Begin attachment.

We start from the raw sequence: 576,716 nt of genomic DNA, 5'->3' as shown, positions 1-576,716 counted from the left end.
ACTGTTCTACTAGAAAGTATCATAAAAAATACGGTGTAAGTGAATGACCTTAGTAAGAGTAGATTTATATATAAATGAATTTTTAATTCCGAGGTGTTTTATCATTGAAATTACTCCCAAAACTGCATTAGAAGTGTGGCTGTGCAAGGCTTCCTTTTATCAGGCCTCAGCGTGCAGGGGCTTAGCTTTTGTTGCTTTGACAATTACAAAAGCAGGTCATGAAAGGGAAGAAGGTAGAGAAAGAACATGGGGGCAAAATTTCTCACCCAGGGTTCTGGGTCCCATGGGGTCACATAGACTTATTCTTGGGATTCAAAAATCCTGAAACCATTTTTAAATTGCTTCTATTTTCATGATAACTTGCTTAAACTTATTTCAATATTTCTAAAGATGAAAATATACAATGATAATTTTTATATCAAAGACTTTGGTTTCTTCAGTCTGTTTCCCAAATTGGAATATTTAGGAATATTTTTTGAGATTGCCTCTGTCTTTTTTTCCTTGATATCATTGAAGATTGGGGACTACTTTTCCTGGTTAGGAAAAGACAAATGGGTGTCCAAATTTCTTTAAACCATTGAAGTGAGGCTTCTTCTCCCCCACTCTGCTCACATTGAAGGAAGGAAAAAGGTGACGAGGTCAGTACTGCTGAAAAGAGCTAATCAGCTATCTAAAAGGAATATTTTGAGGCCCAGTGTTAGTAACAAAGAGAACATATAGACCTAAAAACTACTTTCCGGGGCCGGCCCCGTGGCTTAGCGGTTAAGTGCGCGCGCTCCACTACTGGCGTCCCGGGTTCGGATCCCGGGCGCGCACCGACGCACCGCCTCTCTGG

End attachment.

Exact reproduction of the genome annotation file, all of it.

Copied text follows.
We start from the raw sequence: 576,716 nt of genomic DNA, 5'->3' as shown, positions 1-576,716 counted from the left end.
ACTGTTCTACTAGAAAGTATCATAAAAAATACGGTGTAAGTGAATGACCTTAGTAAGAGTAGATTTATATATAAATGAATTTTTAATTCCGAGGTGTTTTATCATTGAAATTACTCCCAAAACTGCATTAGAAGTGTGGCTGTGCAAGGCTTCCTTTTATCAGGCCTCAGCGTGCAGGGGCTTAGCTTTTGTTGCTTTGACAATTACAAAAGCAGGTCATGAAAGGGAAGAAGGTAGAGAAAGAACATGGGGGCAAAATTTCTCACCCAGGGTTCTGGGTCCCATGGGGTCACATAGACTTATTCTTGGGATTCAAAAATCCTGAAACCATTTTTAAATTGCTTCTATTTTCATGATAACTTGCTTAAACTTATTTCAATATTTCTAAAGATGAAAATATACAATGATAATTTTTATATCAAAGACTTTGGTTTCTTCAGTCTGTTTCCCAAATTGGAATATTTAGGAATATTTTTTGAGATTGCCTCTGTCTTTTTTTCCTTGATATCATTGAAGATTGGGGACTACTTTTCCTGGTTAGGAAAAGACAAATGGGTGTCCAAATTTCTTTAAACCATTGAAGTGAGGCTTCTTCTCCCCCACTCTGCTCACATTGAAGGAAGGAAAAAGGTGACGAGGTCAGTACTGCTGAAAAGAGCTAATCAGCTATCTAAAAGGAATATTTTGAGGCCCAGTGTTAGTAACAAAGAGAACATATAGACCTAAAAACTACTTTCCGGGGCCGGCCCCGTGGCTTAGCGGTTAAGTGCGCGCGCTCCACTACTGGCGTCCCGGGTTCGGATCCCGGGCGCGCACCGACGCACCGCCTCTCTGG